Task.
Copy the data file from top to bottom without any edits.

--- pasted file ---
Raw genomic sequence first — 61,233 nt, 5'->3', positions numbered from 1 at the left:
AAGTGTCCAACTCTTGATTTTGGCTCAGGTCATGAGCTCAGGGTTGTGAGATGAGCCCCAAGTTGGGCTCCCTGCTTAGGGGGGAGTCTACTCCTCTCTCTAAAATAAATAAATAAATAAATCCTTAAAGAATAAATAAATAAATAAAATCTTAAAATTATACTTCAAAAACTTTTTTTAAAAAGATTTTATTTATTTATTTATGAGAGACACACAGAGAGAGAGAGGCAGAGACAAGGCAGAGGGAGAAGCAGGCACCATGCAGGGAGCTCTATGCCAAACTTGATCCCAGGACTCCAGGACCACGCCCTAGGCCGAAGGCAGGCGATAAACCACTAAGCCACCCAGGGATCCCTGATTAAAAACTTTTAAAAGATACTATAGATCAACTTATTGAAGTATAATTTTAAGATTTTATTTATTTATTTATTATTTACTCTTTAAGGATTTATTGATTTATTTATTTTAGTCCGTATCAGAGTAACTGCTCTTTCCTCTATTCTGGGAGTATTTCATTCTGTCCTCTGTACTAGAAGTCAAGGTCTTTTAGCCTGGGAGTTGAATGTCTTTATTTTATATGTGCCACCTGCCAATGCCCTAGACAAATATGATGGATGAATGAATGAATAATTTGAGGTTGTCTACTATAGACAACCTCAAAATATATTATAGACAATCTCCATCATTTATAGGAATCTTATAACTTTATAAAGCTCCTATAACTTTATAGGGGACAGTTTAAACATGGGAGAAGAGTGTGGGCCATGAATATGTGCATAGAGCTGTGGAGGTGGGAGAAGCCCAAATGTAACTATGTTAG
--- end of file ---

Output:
Raw genomic sequence first — 61,233 nt, 5'->3', positions numbered from 1 at the left:
AAGTGTCCAACTCTTGATTTTGGCTCAGGTCATGAGCTCAGGGTTGTGAGATGAGCCCCAAGTTGGGCTCCCTGCTTAGGGGGGAGTCTACTCCTCTCTCTAAAATAAATAAATAAATAAATCCTTAAAGAATAAATAAATAAATAAAATCTTAAAATTATACTTCAAAAACTTTTTTTAAAAAGATTTTATTTATTTATTTATGAGAGACACACAGAGAGAGAGAGGCAGAGACAAGGCAGAGGGAGAAGCAGGCACCATGCAGGGAGCTCTATGCCAAACTTGATCCCAGGACTCCAGGACCACGCCCTAGGCCGAAGGCAGGCGATAAACCACTAAGCCACCCAGGGATCCCTGATTAAAAACTTTTAAAAGATACTATAGATCAACTTATTGAAGTATAATTTTAAGATTTTATTTATTTATTTATTATTTACTCTTTAAGGATTTATTGATTTATTTATTTTAGTCCGTATCAGAGTAACTGCTCTTTCCTCTATTCTGGGAGTATTTCATTCTGTCCTCTGTACTAGAAGTCAAGGTCTTTTAGCCTGGGAGTTGAATGTCTTTATTTTATATGTGCCACCTGCCAATGCCCTAGACAAATATGATGGATGAATGAATGAATAATTTGAGGTTGTCTACTATAGACAACCTCAAAATATATTATAGACAATCTCCATCATTTATAGGAATCTTATAACTTTATAAAGCTCCTATAACTTTATAGGGGACAGTTTAAACATGGGAGAAGAGTGTGGGCCATGAATATGTGCATAGAGCTGTGGAGGTGGGAGAAGCCCAAATGTAACTATGTTAG